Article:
To accomplish this as well as further objectives which will become apparent hereinafter, the present invention provides an igniter having a generally cylindrical housing configuration which extends radially into the combustion chamber and bears a heated tip or radially inward extremity. A portion of the region of the housing near the tip projects through a generally cylindrical and annular ferrule. A plurality of axial air passages are formed inside the ferrule by defining channels within the external surface of the igniter housing. A circumferential channel is defined in the housing surface which, together with the ferrule, defines an air passage which is adapted to receive cooling air from the foregoing axial passages. The ferrule is provided with an opening at its downstream extremity which is adapted to exhaust the cooling air into the combustion chamber in a stream normal to the igniter housing.
The present invention will be more clearly understood upon reading the detailed disclosure which follows, taken in conjunction with the appended drawings wherein;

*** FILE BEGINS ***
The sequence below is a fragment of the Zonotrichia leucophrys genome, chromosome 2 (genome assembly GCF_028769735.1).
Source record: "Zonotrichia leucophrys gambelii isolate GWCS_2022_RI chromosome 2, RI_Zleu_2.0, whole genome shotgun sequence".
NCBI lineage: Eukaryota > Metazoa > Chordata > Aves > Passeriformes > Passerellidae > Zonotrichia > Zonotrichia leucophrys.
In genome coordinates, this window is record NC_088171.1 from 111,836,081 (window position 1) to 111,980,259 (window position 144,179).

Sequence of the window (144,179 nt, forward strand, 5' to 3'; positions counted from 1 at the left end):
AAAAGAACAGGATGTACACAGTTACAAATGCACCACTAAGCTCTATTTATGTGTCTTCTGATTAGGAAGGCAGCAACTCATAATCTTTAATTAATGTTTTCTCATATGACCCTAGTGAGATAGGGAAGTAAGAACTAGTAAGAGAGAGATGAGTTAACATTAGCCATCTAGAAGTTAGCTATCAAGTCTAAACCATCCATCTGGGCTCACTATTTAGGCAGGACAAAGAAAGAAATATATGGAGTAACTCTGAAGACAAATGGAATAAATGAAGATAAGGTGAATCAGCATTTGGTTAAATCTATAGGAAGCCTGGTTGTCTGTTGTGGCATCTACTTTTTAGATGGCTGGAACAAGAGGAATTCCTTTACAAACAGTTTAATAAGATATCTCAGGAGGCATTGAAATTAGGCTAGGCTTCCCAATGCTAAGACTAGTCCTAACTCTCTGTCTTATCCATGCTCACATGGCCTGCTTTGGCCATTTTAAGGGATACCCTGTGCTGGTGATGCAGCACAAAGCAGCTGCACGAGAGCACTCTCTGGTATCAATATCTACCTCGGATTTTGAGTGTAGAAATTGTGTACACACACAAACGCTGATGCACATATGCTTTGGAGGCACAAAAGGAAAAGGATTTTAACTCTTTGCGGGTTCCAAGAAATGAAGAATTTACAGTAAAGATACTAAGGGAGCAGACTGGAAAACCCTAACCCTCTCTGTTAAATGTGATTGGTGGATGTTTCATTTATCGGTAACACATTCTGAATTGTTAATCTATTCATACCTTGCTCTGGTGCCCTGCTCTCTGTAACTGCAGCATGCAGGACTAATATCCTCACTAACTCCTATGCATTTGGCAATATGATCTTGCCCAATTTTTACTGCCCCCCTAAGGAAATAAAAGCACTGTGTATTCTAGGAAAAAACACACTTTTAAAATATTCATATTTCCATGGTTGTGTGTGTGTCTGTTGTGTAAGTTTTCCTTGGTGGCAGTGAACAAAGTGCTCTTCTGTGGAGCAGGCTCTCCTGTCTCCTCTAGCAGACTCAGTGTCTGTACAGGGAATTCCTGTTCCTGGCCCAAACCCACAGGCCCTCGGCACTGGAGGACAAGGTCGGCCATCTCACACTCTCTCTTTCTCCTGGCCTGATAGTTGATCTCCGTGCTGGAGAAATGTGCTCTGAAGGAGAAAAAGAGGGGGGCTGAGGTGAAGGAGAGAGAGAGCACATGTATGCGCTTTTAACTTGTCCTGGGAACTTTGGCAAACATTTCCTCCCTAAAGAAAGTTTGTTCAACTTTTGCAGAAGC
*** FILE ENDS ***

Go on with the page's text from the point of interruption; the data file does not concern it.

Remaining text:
FIG. 1 illustrates an igniter according to the present invention disposed in operating relationship within a combustion chamber of a gas turbine engine;
FIG. 2 is an enlarged view of a portion of the igniter structure of FIG. 1;
FIG. 3 is a cross-sectional view of the igniter tip area taken along line 3--3 of FIG. 2;
FIG. 4 is a cross-sectional view of significant structure of the present invention taken along line 4--4 of FIG. 3; and
FIG. 5 is an enlarged perspective view of the ferrule of the present invention.
While the present invention will be described hereinafter in terms of a combustion chamber for a gas turbine engine, it is clear that the igniter structure is readily adaptable to many other applications wherein high efficiency, high temperature and extended life are requirements.
FIG. 1 depicts the present invention disposed in its usual environment. A combustion chamber, designated generally at 10, includes an outer casing 12 and a combustion chamber liner 14. The liner 14 combines with a similar liner 16 to define a combustion zone 18. A radially inward casing 20 defines the combustion chamber from its inward side. An upstream extension 22 of line 14 combines with a similar extension 24 of liner 16 to define a "dome" of the combustion chamber.